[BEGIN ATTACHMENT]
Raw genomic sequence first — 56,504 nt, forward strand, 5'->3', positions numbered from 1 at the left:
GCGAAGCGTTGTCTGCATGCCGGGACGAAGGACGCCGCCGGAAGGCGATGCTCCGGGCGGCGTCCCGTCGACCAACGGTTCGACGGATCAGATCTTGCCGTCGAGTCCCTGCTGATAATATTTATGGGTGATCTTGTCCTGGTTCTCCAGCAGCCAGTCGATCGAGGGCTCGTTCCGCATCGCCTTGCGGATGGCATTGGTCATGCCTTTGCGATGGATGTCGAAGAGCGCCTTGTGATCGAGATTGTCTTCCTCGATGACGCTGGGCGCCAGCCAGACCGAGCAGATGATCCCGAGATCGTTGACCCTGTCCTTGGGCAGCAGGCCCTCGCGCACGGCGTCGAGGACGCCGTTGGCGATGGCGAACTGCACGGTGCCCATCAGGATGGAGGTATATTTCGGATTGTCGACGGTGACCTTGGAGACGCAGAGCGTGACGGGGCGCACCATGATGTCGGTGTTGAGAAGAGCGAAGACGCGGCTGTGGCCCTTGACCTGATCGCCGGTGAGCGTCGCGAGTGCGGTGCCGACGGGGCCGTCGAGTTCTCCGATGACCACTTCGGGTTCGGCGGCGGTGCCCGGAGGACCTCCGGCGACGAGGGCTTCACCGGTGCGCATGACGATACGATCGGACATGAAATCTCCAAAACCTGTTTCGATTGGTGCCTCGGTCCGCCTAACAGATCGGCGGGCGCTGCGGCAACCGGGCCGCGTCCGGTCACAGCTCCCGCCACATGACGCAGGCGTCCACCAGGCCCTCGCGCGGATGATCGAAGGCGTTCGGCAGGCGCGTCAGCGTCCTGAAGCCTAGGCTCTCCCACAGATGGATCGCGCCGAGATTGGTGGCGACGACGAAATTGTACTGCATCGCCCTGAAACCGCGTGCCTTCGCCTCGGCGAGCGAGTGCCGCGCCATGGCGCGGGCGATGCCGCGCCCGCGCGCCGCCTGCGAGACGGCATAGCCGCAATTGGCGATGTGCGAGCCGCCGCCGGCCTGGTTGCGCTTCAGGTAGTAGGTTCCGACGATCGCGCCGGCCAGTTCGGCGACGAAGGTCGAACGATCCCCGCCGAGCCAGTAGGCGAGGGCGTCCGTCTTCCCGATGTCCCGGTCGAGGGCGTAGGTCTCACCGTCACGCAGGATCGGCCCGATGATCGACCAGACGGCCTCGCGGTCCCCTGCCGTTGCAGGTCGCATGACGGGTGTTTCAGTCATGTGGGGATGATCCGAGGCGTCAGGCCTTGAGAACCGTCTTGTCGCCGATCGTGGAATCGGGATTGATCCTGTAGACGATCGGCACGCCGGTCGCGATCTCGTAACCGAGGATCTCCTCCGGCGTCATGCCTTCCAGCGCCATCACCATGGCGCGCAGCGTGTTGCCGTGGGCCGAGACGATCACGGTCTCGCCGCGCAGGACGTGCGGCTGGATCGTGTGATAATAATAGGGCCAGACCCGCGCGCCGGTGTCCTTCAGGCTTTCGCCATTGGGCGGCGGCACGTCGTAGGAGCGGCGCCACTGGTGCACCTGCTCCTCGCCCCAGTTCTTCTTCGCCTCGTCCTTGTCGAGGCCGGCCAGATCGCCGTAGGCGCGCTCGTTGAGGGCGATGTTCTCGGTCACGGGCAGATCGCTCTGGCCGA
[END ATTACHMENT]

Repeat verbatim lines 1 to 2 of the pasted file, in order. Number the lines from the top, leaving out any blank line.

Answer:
Raw genomic sequence first — 56,504 nt, forward strand, 5'->3', positions numbered from 1 at the left:
GCGAAGCGTTGTCTGCATGCCGGGACGAAGGACGCCGCCGGAAGGCGATGCTCCGGGCGGCGTCCCGTCGACCAACGGTTCGACGGATCAGATCTTGCCGTCGAGTCCCTGCTGATAATATTTATGGGTGATCTTGTCCTGGTTCTCCAGCAGCCAGTCGATCGAGGGCTCGTTCCGCATCGCCTTGCGGATGGCATTGGTCATGCCTTTGCGATGGATGTCGAAGAGCGCCTTGTGATCGAGATTGTCTTCCTCGATGACGCTGGGCGCCAGCCAGACCGAGCAGATGATCCCGAGATCGTTGACCCTGTCCTTGGGCAGCAGGCCCTCGCGCACGGCGTCGAGGACGCCGTTGGCGATGGCGAACTGCACGGTGCCCATCAGGATGGAGGTATATTTCGGATTGTCGACGGTGACCTTGGAGACGCAGAGCGTGACGGGGCGCACCATGATGTCGGTGTTGAGAAGAGCGAAGACGCGGCTGTGGCCCTTGACCTGATCGCCGGTGAGCGTCGCGAGTGCGGTGCCGACGGGGCCGTCGAGTTCTCCGATGACCACTTCGGGTTCGGCGGCGGTGCCCGGAGGACCTCCGGCGACGAGGGCTTCACCGGTGCGCATGACGATACGATCGGACATGAAATCTCCAAAACCTGTTTCGATTGGTGCCTCGGTCCGCCTAACAGATCGGCGGGCGCTGCGGCAACCGGGCCGCGTCCGGTCACAGCTCCCGCCACATGACGCAGGCGTCCACCAGGCCCTCGCGCGGATGATCGAAGGCGTTCGGCAGGCGCGTCAGCGTCCTGAAGCCTAGGCTCTCCCACAGATGGATCGCGCCGAGATTGGTGGCGACGACGAAATTGTACTGCATCGCCCTGAAACCGCGTGCCTTCGCCTCGGCGAGCGAGTGCCGCGCCATGGCGCGGGCGATGCCGCGCCCGCGCGCCGCCTGCGAGACGGCATAGCCGCAATTGGCGATGTGCGAGCCGCCGCCGGCCTGGTTGCGCTTCAGGTAGTAGGTTCCGACGATCGCGCCGGCCAGTTCGGCGACGAAGGTCGAACGATCCCCGCCGAGCCAGTAGGCGAGGGCGTCCGTCTTCCCGATGTCCCGGTCGAGGGCGTAGGTCTCACCGTCACGCAGGATCGGCCCGATGATCGACCAGACGGCCTCGCGGTCCCCTGCCGTTGCAGGTCGCATGACGGGTGTTTCAGTCATGTGGGGATGATCCGAGGCGTCAGGCCTTGAGAACCGTCTTGTCGCCGATCGTGGAATCGGGATTGATCCTGTAGACGATCGGCACGCCGGTCGCGATCTCGTAACCGAGGATCTCCTCCGGCGTCATGCCTTCCAGCGCCATCACCATGGCGCGCAGCGTGTTGCCGTGGGCCGAGACGATCACGGTCTCGCCGCGCAGGACGTGCGGCTGGATCGTGTGATAATAATAGGGCCAGACCCGCGCGCCGGTGTCCTTCAGGCTTTCGCCATTGGGCGGCGGCACGTCGTAGGAGCGGCGCCACTGGTGCACCTGCTCCTCGCCCCAGTTCTTCTTCGCCTCGTCCTTGTCGAGGCCGGCCAGATCGCCGTAGGCGCGCTCGTTGAGGGCGATGTTCTCGGTCACGGGCAGATCGCTCTGGCCGA